Orlok who now?

Meanwhile, Homer skips and rants around town about how his master has told him the secret of power residing in every living thing… but then gets distracted by beer.

As Bart signs over his treehouse, a photo slips out and Burlok sees both Marge and the rare copy of Radioactive Man #1. Burlok muses on the, er, comic book, so full of blood. Back home, Marge awakes in a sweat proclaiming “My special little guy!” as Burlok tries to bite Bart’s neck.

After passing out, Bart awakens in a tower in Burlok’s castle, to find the book on vampires out of his bag. Inside, it foretells to stop a vampire, a beautiful woman must make a great sacrifice to distract the creature until dawn. Bart escapes the castle, while in town a limo is found with the driver (Smithers) dead and tied to the steering wheel. Bart rushes to save his mother, only to find Marge is letting Burlok read Radioactive Man #1. At that moment the sun rises, causing Burlok to burst into flames.

Role reversal at its finest

Unfortunately, Bart’s comic is destroyed in the process, so realizing this was all Homer’s fault, he decides to strangle him.


Writer: Jane Wiedlin

Pencils and Inks: Tom Hodges

Colors: Nathan Hamill

Letterer: Karen Bates

Editor: Bill Morrison

This is the weakest of the three stories, because it just doesn’t match the fucked up creepiness of the first and third. I’m not really familiar with Jane’s writing, but I am a fan of Tom Hodge’s usual artwork and I hate that I haven’t had many opportunities to commission him over the years like a friend of mine has.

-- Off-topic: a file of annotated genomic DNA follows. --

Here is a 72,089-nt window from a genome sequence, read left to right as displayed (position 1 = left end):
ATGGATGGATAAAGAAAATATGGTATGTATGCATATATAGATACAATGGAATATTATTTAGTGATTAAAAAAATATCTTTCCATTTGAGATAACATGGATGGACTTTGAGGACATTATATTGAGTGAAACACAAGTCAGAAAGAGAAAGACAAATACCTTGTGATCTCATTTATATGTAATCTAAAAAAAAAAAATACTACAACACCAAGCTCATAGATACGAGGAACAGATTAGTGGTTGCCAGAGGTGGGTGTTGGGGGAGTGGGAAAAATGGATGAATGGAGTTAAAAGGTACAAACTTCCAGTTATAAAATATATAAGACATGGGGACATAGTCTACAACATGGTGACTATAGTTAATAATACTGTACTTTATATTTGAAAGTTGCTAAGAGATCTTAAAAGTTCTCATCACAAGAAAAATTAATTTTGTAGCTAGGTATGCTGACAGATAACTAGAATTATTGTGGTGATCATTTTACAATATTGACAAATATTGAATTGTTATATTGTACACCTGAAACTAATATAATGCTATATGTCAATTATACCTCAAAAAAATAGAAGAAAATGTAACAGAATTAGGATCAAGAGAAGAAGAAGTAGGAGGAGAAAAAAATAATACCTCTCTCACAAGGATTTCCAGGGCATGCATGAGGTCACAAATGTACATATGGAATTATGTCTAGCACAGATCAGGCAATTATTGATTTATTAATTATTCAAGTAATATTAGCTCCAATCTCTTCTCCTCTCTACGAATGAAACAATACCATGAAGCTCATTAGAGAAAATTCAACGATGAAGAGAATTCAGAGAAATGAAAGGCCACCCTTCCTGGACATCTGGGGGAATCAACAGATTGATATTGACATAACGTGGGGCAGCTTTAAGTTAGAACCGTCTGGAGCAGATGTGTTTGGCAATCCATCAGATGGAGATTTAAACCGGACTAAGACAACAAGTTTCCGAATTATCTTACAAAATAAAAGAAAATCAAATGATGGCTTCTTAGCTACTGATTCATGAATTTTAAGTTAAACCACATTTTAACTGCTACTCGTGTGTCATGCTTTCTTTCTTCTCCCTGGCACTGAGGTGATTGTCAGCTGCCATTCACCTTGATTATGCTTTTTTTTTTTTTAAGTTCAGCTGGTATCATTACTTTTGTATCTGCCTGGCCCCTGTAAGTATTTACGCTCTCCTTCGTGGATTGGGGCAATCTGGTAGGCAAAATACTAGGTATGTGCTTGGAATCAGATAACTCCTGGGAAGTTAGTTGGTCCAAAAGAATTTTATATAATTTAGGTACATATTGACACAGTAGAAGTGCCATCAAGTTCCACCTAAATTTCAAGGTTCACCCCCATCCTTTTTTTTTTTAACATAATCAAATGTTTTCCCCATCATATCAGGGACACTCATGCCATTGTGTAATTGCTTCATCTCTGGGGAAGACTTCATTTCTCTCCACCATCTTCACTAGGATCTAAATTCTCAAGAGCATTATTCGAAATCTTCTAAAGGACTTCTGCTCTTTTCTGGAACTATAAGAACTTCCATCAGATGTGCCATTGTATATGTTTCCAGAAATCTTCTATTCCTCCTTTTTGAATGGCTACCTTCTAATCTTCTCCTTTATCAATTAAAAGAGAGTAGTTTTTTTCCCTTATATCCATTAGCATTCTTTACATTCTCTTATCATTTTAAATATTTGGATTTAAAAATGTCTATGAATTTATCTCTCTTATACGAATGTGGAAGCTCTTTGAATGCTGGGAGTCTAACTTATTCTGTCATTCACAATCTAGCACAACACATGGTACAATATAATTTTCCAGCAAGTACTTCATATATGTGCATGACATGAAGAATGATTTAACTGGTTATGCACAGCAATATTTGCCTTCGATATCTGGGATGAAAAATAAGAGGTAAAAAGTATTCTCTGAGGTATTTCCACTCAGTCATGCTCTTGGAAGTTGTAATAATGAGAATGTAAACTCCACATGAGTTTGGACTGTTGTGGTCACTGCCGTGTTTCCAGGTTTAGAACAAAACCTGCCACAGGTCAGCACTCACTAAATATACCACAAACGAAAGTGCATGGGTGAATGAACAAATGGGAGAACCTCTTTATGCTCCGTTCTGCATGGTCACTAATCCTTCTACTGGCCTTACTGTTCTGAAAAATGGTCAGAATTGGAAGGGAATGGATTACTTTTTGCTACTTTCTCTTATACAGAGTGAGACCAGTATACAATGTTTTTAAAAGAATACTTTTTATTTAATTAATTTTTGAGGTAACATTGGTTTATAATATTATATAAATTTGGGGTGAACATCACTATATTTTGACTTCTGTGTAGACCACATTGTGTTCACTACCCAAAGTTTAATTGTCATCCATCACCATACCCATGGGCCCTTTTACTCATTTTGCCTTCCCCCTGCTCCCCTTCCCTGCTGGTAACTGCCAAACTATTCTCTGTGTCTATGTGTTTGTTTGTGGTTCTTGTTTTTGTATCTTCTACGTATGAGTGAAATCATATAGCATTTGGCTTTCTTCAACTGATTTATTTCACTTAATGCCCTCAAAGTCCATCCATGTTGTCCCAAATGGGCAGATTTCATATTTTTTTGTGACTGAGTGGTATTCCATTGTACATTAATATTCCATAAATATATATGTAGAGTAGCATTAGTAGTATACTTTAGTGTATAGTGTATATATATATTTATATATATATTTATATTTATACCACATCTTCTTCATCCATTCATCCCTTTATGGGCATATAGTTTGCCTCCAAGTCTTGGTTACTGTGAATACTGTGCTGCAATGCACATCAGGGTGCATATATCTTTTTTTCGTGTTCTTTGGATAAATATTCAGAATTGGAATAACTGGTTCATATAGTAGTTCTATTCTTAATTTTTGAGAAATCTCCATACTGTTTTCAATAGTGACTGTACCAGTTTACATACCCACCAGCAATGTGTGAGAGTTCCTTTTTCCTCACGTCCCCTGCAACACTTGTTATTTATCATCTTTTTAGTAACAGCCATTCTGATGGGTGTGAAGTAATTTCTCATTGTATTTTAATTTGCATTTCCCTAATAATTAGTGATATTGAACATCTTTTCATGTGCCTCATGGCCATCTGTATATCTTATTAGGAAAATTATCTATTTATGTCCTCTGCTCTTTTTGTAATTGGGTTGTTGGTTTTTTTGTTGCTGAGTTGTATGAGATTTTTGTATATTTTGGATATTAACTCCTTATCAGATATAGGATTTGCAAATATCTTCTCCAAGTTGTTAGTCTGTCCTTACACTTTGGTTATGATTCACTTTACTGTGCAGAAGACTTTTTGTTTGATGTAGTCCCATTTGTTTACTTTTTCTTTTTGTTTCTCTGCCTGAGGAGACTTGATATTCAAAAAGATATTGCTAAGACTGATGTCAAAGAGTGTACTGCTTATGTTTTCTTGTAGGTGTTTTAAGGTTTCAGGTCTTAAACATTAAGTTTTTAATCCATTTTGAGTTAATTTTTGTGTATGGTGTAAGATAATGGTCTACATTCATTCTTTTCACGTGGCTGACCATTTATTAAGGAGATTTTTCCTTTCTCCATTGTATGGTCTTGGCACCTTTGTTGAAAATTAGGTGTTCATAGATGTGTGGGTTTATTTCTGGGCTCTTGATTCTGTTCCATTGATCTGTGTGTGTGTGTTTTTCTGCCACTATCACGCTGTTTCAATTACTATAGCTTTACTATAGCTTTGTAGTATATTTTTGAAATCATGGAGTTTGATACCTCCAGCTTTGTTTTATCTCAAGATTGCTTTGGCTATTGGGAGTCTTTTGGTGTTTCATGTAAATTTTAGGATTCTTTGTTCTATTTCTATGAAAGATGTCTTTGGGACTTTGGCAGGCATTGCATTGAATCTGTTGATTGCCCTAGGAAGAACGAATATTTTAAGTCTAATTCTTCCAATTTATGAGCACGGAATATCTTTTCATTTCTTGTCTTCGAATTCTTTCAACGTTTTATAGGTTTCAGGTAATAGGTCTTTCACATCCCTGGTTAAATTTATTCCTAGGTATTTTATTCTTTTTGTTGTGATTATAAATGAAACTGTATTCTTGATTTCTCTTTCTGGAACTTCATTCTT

The particular sore point about is this Star Wars-related sequence that just feels so clunky in how it was shoved into the plot. The ending’s pretty freaky though.

The Simpsons have been engaging in a championship game of “Trivial Itch,” a trivia board based on all things “Itchy and Scratchy.” Bart correctly answers the final question:

“In episode 49, Itchy decapitates Scratchy’s head with a light saber”

Which means the family must now do whatever Bart asks until midnight. Prompted by the question and seeing Maggie swinging around an action figure of Sideshow Bob, Bart declares his family must engage in an epic light saber battle, in full cosplay, on top of Mount Springfield. Surely this can’t go wrong… [Wing: Okay, this sounds like a delightful way to spend the evening.]

Marge is sure this isn’t a good idea since it’s so dark out, but Bart thinks the radioactive glow of the power plant provides all the light they need. [Wing: At first I thought he meant he wanted to paint them with the radioactive glow a la the Radium Girls.] Once the Simpsons climb the top of the mountain, Lisa hopes they don’t get in legal trouble with Lucasfilm. Apparently they have a thing about non-Jedis using light sabers.

The kids, even Maggie, have an easier time handling their sabers than the parents (because of their costumes). Unfortunately, Homer knocks Marge off a small cliff thanks to his Jabba the Hutt costume. As she tumbles down the mountainside, something pops in her leg. Bart’s more worried about her expensive light saber.